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Issue 573, 2 July 2015 

In this issue: 


Terminal medical condition: regulations extend certification period 

On 29 June 2015, the government registered the Tax and Superannuation Laws Amendment (Terminal Medical Conditions) Regulation 2015 (the regulation). The regulation implements the government’s announcement in May 2015 that it would extend the certification period for a terminal medical condition for the purposes of releasing benefits from superannuation and the tax-free treatment of those benefits. 

The Income Tax Assessment Act 1997, in conjunction with the Income Tax Assessment Regulations 1997 (ITA Regulations), provide that a superannuation lump sum paid to a person who has a terminal medical condition is tax-free. 

The Superannuation Industry (Supervision) Regulations 1994 (SIS Regulations) contain a condition of release that allows persons with a ‘terminal medical condition’ to access the full amount of their superannuation benefits without restriction. 

The ITA Regulations and SIS Regulations each contain the same definition of terminal medical condition. This definition currently prescribes that a terminal medical condition exists if two registered medical practitioners, at least one of whom is a specialist, have certified that a person suffers from an illness or injury which is likely to result in their death within the certification period of 12 months or less. 

The regulation amends the definition of terminal medical condition in the ITA Regulations and the SIS Regulations to extend the maximum certification period from 12 to 24 months. The amendment commences on 1 July 2015. 

The explanatory statement to the regulation notes that it is common for superannuation trustees to also offer members insurance products that pay a benefit in the event of a terminal medical condition, and these products use similar definitions based on a 12-month certification period. 

The regulation makes no amendment to require that such insurance products be offered on a 24-month certification period. Regulation 4.07D of the SIS Regulations provides that a trustee must not provide an insured benefit unless the insured event is consistent with certain conditions of release (including on the grounds of a terminal medical condition), to ensure that insured benefits are able, in all circumstances, to be released to members. A 12-month period for insurance purposes is consistent with the condition of release based on a 24-month certification period, because the insurance benefit would be able to be released to the affected member.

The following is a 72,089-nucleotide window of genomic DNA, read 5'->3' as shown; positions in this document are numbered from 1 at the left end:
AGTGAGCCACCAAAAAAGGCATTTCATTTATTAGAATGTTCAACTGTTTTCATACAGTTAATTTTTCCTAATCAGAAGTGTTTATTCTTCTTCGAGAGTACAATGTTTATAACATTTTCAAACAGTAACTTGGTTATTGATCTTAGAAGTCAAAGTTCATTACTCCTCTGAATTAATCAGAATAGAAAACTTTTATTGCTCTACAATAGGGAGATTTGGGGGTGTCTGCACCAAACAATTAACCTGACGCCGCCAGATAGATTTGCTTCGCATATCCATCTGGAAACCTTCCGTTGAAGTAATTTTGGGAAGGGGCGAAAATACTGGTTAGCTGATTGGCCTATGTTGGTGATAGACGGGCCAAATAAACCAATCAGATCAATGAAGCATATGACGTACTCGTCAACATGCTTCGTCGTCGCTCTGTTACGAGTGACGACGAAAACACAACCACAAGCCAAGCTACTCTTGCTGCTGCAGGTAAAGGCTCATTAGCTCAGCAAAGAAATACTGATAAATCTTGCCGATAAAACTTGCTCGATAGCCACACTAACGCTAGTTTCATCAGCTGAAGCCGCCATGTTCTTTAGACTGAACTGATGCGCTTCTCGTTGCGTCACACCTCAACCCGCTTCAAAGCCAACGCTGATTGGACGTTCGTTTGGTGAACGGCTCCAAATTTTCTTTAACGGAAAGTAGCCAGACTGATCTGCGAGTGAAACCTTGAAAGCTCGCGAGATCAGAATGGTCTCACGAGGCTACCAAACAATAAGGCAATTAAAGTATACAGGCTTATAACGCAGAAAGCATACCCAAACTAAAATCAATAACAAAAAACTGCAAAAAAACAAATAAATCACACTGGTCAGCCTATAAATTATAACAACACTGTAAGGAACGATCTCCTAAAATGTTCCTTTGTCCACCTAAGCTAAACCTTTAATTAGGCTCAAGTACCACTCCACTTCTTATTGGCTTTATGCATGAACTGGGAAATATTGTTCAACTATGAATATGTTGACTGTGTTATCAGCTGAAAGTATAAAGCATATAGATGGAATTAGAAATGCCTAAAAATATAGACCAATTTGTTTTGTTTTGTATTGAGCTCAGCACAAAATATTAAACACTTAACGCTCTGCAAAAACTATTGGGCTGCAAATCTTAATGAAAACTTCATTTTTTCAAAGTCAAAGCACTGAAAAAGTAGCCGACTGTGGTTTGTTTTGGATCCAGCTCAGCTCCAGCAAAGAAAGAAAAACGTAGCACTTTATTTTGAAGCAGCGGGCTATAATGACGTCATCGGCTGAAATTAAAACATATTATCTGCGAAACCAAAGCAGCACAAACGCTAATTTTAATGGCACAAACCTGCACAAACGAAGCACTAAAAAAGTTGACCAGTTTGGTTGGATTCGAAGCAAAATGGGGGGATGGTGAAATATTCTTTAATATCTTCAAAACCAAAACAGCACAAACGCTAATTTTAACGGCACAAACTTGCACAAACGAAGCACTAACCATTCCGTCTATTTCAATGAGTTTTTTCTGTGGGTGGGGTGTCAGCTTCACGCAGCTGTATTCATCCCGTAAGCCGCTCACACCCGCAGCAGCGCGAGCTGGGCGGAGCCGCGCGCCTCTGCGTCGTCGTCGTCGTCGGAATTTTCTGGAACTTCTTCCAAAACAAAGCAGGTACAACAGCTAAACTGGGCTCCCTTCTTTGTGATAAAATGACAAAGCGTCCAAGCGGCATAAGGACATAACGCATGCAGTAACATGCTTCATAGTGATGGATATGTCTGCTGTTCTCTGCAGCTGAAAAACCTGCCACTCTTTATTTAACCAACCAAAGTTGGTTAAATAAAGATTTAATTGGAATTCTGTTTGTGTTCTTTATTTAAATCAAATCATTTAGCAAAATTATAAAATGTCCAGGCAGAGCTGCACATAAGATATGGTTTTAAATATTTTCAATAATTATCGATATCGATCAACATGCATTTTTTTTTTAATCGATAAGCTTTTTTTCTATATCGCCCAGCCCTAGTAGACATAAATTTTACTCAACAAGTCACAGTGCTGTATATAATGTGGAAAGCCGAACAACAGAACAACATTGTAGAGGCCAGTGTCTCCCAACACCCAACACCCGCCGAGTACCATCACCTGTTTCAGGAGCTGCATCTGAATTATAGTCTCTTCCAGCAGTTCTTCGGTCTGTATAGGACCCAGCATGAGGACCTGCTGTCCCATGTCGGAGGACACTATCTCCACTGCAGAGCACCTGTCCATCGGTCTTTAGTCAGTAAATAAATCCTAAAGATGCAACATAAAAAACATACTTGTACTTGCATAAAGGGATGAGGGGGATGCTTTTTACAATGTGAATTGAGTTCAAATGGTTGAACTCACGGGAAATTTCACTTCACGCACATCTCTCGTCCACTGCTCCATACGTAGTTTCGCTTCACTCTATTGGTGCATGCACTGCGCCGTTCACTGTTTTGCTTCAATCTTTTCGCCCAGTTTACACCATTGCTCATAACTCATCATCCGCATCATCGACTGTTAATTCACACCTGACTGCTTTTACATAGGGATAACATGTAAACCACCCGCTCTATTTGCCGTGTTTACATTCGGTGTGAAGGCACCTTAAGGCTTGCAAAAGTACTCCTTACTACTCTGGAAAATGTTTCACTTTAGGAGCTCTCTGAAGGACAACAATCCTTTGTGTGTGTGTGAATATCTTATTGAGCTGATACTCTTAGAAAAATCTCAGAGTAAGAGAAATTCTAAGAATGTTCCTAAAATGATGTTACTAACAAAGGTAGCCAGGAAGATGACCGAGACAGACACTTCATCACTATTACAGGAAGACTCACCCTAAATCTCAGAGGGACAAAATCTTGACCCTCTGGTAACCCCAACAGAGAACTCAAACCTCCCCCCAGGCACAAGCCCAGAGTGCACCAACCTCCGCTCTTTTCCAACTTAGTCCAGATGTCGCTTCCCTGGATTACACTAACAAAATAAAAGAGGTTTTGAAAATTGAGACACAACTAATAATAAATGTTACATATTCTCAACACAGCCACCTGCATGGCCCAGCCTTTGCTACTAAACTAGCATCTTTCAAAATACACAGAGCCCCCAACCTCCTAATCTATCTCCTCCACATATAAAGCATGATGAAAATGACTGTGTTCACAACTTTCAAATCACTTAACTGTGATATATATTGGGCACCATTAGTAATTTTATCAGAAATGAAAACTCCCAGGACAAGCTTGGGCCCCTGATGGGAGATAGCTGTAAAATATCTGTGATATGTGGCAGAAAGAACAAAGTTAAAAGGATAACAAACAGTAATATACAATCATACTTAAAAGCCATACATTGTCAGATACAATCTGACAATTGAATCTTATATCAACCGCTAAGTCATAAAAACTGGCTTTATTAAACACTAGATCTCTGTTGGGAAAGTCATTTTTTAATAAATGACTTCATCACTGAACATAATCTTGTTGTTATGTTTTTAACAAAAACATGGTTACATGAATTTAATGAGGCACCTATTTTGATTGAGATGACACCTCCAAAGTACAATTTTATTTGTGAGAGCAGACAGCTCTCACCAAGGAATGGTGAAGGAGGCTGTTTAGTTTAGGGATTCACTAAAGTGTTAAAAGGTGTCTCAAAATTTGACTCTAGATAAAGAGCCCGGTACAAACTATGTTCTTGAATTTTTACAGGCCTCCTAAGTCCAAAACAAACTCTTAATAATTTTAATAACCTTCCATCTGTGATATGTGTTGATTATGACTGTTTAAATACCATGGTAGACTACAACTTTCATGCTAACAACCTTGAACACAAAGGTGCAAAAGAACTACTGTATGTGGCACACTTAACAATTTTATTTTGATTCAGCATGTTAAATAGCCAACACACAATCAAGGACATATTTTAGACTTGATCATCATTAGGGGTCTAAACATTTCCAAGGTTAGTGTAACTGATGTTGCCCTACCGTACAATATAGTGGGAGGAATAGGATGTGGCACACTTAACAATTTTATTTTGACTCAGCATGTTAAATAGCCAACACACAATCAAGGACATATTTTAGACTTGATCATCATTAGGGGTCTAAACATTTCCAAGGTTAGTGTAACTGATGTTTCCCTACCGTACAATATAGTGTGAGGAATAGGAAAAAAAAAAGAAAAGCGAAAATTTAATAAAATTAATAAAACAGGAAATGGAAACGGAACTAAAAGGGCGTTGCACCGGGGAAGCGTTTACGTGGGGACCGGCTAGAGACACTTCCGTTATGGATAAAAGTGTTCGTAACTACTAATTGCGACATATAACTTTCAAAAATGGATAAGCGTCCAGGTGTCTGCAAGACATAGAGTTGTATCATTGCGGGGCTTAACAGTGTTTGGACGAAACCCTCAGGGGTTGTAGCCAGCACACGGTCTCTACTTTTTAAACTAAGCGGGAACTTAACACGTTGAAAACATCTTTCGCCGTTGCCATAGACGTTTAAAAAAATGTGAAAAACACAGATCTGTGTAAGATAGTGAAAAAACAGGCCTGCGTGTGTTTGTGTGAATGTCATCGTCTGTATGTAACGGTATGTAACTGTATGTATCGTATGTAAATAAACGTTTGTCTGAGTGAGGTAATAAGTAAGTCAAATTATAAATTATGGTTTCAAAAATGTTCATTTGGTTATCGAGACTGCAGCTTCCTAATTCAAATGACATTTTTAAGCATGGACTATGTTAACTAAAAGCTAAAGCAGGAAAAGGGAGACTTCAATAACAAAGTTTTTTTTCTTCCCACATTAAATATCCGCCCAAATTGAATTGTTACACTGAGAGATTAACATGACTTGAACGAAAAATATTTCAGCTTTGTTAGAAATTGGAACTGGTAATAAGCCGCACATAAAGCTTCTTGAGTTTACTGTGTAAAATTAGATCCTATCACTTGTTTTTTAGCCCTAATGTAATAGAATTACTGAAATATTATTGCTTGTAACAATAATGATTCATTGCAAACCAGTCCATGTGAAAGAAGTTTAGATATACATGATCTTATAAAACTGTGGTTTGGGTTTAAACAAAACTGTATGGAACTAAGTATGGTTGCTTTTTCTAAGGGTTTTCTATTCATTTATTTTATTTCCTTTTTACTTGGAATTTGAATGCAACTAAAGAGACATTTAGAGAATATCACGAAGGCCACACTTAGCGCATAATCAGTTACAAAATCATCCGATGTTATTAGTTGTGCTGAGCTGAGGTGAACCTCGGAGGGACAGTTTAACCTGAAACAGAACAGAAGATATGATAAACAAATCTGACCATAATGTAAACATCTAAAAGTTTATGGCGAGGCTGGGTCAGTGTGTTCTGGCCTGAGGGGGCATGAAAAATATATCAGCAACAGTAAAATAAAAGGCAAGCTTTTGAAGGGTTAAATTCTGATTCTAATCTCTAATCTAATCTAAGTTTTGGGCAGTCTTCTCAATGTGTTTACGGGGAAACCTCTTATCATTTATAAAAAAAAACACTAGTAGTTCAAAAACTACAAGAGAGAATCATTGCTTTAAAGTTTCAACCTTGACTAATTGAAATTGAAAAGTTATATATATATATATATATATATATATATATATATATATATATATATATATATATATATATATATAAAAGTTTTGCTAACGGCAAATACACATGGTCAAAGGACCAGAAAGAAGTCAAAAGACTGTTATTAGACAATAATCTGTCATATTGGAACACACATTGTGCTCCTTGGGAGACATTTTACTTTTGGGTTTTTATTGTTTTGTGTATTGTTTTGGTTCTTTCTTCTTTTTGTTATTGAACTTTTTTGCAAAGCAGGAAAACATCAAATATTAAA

The government undertook a limited consultation on the regulation with superannuation industry stakeholders (including ASFA) and cancer-related charities. This consultation identified that superannuation funds are aware of the need to inform affected members of any differences between their superannuation and insurance benefits, and of any impacts that might have for the member (including, for example, the need to retain money in the superannuation fund to pay insurance premiums). 


Income tax relief for MySuper transfers within a fund 

On 29 June 2015, the Assistant Treasurer, the Hon. Josh Frydenberg MP, announced that the government will amend the income tax law to ensure that the existing MySuper tax relief covers the consequences of transfers within a superannuation fund, where the transfer is required under the law. 

Superannuation funds are required to transfer the existing balances of fund members who are in default products to a MySuper product by 1 July 2017. MySuper products provide a simple, cost effective default superannuation product.